Chatbots are in the midst of a reset. I’ve been bullish on their potential in the past, but Facebook Messenger bots are failing 70% of the time when it comes to following through on user requests. That’s not good, even though bots have seen a meteoric rise on the platform, hitting more than 30,000 bots available on Messenger alone in September of last year. But with bots not working and not delivering, why bother with them at all for both brands who have invested in creating them and users who have been frustrated in using them?
The promise of bots is impressive. They have the potential to add speed and scale to personal communication without human intervention. Bots get in on customer service support. They answer questions, build relationships and provide a level of utility and immediacy that humans just can’t, at least not at the same scale.
The idea was greater than the technology, and until the technology catches up, Facebook has introduced a menu-based system for chat bots. Now, bots in Messenger will have a limited set of menu options. Users can choose from a finite set of ways to interact with the bot.
The Upside. The Downside.
This update is good in the sense that it will improve overall bot performance and probably give users more fruitful interactions than they were getting before, potentially bringing trust back to the feature for users who haven’t abandoned bots altogether. This comes with the downside that removing the natural language interactions means less learning on the developer side of things that could improve A.I. It’s a short-term gain with a long-term loss.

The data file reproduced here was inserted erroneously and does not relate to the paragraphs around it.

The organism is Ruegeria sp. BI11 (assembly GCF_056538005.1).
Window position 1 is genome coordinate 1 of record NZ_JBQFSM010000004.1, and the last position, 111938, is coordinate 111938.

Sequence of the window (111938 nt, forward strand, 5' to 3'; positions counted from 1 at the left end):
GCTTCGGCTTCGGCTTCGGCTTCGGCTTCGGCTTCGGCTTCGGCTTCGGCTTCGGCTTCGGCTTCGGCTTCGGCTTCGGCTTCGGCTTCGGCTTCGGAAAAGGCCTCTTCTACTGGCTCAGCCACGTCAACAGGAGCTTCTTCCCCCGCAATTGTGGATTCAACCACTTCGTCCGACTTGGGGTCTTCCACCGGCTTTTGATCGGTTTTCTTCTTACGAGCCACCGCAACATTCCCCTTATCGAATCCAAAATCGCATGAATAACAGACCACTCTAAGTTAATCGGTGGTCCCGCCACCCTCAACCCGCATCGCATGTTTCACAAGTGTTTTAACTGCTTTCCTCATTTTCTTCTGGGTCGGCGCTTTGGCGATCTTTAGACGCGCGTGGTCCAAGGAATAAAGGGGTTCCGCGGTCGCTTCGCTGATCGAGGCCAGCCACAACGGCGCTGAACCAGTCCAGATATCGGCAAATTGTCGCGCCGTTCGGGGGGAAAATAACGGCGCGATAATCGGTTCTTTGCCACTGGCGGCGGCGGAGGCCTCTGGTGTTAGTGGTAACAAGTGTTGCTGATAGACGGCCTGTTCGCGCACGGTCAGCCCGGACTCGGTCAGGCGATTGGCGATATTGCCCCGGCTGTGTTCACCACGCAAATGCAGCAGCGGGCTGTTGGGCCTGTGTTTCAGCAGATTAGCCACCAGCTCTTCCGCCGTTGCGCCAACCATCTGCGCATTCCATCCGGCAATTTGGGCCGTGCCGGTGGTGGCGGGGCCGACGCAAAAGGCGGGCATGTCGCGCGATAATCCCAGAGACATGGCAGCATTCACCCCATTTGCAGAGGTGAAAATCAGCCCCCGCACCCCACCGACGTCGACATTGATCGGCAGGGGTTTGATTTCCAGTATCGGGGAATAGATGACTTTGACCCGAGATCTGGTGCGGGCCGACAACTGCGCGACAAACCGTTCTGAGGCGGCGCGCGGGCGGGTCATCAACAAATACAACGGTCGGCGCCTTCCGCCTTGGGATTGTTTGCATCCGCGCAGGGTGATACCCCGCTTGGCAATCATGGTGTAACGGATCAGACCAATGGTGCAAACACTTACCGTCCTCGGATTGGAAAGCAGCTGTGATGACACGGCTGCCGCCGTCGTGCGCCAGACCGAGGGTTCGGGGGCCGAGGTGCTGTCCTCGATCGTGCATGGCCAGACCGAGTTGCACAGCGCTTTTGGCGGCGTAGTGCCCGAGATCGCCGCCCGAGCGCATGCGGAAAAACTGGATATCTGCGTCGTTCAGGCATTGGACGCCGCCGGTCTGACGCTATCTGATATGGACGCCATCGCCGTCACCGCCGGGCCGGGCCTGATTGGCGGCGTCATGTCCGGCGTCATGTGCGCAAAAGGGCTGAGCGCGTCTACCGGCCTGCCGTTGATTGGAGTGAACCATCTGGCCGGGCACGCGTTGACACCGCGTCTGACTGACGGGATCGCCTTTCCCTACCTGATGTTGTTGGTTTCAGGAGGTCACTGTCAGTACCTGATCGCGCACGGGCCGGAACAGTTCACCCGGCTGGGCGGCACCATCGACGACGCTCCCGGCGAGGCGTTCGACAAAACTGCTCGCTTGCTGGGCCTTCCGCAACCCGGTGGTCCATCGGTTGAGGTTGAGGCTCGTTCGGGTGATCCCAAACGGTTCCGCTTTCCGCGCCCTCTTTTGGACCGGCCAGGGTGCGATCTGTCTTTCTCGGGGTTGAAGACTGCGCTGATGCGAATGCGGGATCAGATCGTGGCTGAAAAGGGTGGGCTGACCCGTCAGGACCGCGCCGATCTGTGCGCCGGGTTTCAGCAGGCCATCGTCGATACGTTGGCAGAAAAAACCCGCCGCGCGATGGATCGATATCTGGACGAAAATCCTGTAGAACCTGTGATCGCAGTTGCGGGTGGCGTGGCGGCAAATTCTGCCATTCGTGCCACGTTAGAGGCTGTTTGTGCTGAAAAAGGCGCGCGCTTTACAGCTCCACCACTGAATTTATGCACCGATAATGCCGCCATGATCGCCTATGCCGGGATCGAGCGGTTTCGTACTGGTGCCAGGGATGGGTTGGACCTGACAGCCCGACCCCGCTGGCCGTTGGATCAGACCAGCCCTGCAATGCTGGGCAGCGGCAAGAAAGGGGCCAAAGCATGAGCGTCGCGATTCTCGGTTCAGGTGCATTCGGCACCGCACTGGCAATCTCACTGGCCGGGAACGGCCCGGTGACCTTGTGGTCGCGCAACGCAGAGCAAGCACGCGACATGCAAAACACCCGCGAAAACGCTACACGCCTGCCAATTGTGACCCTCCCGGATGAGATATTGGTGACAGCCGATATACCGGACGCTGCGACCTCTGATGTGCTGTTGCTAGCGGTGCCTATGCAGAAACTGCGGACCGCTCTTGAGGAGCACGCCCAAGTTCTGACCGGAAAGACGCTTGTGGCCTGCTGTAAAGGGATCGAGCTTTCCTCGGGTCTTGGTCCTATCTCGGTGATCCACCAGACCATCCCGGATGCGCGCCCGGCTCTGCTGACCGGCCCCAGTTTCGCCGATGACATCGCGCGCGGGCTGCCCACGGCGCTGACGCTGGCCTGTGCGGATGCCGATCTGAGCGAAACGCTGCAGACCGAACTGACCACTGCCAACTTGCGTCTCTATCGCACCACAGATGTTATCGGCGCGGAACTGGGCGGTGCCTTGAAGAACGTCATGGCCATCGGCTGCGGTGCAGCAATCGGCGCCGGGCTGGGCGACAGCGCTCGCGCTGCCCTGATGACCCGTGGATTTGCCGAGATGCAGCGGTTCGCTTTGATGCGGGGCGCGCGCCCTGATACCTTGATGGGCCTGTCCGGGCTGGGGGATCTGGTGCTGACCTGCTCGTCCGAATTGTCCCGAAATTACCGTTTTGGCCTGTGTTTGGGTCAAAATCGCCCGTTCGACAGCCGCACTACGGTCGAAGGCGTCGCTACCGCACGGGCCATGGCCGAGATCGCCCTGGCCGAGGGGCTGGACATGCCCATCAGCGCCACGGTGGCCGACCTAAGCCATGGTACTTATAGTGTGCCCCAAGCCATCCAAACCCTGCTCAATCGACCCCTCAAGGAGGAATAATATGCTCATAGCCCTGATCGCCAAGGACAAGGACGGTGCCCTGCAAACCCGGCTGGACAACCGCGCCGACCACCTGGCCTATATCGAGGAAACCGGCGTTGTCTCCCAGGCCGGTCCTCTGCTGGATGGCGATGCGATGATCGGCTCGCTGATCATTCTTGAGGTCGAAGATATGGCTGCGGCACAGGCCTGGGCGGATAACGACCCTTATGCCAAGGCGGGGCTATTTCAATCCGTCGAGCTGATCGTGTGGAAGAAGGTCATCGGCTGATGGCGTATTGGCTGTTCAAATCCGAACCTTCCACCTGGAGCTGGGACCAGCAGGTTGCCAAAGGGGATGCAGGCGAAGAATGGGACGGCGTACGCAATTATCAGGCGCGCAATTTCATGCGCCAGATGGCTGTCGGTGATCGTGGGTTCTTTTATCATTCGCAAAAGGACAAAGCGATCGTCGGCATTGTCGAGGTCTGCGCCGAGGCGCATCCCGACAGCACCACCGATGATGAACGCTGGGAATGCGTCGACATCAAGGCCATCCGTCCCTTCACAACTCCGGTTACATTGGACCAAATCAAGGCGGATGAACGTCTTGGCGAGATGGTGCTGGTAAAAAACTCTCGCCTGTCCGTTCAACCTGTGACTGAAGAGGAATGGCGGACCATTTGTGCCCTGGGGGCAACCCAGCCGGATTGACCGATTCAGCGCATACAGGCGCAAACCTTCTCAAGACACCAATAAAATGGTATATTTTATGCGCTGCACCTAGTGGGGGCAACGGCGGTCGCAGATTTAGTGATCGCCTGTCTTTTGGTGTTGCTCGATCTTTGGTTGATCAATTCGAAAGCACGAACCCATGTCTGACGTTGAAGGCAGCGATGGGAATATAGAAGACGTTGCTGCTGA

Why Does This Even Matter?
A lot of brands don’t have Messenger bots, and for the vast majority, the technology just doesn’t make sense. That may not always be the case, though.
Messaging is rapidly becoming one of, if not the, dominant ways people interact online. Messaging is the future. Social networks are where we’re at today, but more users are spending more time in messaging apps than ever before. And in those closed ecosystems bots are potentially one of the most efficient ways to interact with users in that environment. Messaging shifts communication to a one-to-one interaction. In an ideal world, all of that interaction would be between humans, but in reality, that’s just not possible.
Successful brand communication through messaging applications does not hinge on bots, but they could certainly play a part. That’s why watching what happens with Facebook’s recent changes matters more for the future than it does for the present.